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PostPosted: Tue Feb 23, 2010 6:33 pm 
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Chef de Race: Classic

Joined: Sat Oct 02, 2004 8:23 am
Posts: 4451
Interesting article:

http://www.breedingracing.com/pdfs/ARCH ... mation.pdf


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PostPosted: Tue Feb 23, 2010 11:13 pm 
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Grade I Winner

Joined: Thu Sep 16, 2004 3:13 pm
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Location: Maple Valley, Washington
Very interesting article. I hope Louis doesn't chime in to say it is all PH fault.


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PostPosted: Tue Mar 09, 2010 12:23 pm 
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Grade I Winner

Joined: Thu Sep 16, 2004 6:46 pm
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Location: Houston, Texas
Yes, very interesting though no real surprises to me save one - the theme of how important a trait/criteria that 'termperment' was to all these gentlemen. In N.A. I seldom hear 'temperment' cited in similar fashion when reading these type discussions/roundtable panels, yet I think it's certainly figured into bloodstock purchase decisions, because no one really goes to an equine auction to purchase just the one particular horse based soley on catalog/online photos. Even if one's budget only allows for the purchase of one horse at a given level of likely expenditure - one either works from a short list of suitable types or one grades among the candidates from onsite inspections and works down to a shortlist based on their observations. In any event it is almost always a matter of 'elimination' to the one or more 'biddable' candidatesfro one's purposes/budgetary limits from among the larger set of possibles so if an otherwise suitable/attractive candidate is unruly or appears highly stressed/reactionary to the sale surroundings/handlers then there is always another equally/nearly equally attractive/ranked individual that is well within him/herself at the sale to consider instead. I liked what the one respondant said: that 'stressful' behaviour or highly strung termperment could well point to the development of vices later on - that's certainly been my rather painfully gained experience. And vices are training issues for the racehorse - so it's certainly been my experience that a trainer is wont to avoid those highstrung/easily stressed types...so they can, hopefully, avoid the development of performance decreasing/affecting vices/bad habits. Personally - the smartest money I ever spent on thoroughbreds was having one of my homebreds taken on by a sales prep trainer as a late yearling to specifically NOT be trained for the sale but rather to be 'gentled' to the idea of being handled, being asked to perform - even if the performance being asked for was to simply stand to be blanketed/saddled and tacked instead of gittsying around or to be led forward willingly in a straight line and to stand when signaled to halt. I specifically told this trainer that my number one goal was to have a young yearling returned to me that was perfectly comfortable being lightly lunged in a round pen, relaxed yet willing while being led, thoroughly willing to be stopped on lead, inspected, groomed and in general 'handled' - BUT nothing more. Afterwards she was returned to the farm where she was born to be let out for another 6 months or so. That filly was the only offspring of my mares' 5 foals that was totally relaxed at the track when she eventually arrived there as a late 3YO and who, while alert and "on her toes" come racing day was never a head case with the track pony, in the saddling paddock, entering the gate, etc. That few months of low stress, basic handling paid off tremendously when I sent her to be backed/trained and conditioned. I would certainly do it again with any weanling or early yearling I might buy in the future.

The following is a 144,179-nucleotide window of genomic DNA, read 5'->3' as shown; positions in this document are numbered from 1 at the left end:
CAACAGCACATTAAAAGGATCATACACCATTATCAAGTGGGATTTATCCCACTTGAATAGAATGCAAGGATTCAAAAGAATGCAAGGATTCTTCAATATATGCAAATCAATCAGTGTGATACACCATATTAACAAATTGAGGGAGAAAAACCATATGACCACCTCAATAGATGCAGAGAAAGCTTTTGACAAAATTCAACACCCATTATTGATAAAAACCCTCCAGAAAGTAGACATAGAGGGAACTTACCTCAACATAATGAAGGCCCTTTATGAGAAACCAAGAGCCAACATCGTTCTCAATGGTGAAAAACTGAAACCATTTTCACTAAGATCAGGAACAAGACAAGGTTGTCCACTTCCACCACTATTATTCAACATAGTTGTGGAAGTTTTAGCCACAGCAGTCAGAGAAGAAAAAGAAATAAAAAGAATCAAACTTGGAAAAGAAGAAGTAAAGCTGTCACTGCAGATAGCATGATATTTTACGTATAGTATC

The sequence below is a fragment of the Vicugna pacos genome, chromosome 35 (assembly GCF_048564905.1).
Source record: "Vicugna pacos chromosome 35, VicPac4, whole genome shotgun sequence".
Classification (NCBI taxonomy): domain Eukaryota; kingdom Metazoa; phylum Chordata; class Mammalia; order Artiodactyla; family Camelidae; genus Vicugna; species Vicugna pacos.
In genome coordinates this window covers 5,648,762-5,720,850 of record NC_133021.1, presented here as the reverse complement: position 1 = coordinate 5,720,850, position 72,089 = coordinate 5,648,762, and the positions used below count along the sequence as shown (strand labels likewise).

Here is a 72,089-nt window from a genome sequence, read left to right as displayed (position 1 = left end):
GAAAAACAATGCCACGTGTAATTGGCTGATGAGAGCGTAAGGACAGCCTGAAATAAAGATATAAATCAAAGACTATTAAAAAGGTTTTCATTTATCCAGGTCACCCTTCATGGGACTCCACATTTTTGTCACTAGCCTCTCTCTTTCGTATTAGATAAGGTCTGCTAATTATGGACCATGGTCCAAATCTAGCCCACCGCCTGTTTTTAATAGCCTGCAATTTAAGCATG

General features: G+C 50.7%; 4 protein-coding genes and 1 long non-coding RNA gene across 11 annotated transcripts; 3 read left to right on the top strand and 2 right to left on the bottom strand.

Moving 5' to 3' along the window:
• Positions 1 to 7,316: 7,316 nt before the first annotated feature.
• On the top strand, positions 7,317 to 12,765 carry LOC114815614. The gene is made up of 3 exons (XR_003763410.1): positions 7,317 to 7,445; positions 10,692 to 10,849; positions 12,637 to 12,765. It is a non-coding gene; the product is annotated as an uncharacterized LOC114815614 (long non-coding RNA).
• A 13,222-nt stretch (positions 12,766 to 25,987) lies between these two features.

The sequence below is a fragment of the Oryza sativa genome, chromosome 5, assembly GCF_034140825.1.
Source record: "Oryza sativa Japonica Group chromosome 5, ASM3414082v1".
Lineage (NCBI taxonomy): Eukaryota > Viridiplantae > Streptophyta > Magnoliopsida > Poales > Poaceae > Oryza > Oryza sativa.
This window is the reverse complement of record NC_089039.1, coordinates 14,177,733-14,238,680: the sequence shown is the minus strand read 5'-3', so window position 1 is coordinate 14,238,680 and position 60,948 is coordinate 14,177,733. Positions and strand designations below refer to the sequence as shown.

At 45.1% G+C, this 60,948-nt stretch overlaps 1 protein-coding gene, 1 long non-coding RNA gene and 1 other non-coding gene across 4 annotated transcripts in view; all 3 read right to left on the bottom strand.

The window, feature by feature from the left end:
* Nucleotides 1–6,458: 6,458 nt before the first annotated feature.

Another of the things I found most interesting in this article is how the views/strictness of criteria varied with not only the individuals being interviewed BUT also to some degree with their role in the industry, i.e. who their 'stakesholders' or customers were. Very insightful to see the difference between someone looking for candidates to train/race and someone looking for yearlings to pinhook at a later sale and someone seeking out/advising on bloodstock purchases for any number of different (levels) of investor in that bloodstock.

Finally - the unamity among the panelists as to the difference in bone development between N. and S. hemisphere Tbs and the importance of good substantially boned legs for racing success on the S. Hemisphere's hard dirt tracks interested me - especially since as a Texas breeder all our tracks are a choice of dirt and/or turf - no poly and most are reputedly quite hard and fast (though not so much my home track of Sam Houston).


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PostPosted: Thu Mar 11, 2010 7:58 am 
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Darley line

Joined: Wed Sep 22, 2004 5:21 am
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Location: Alhambra-Calif.
When a breeder plans a mating with 3 crosses of Nasrullah, he is more than likely to breed a tb with high strung nervous temperment. Nasrullah was a high strung Individual. The younger generation of today were not present in Nasrullah's time.

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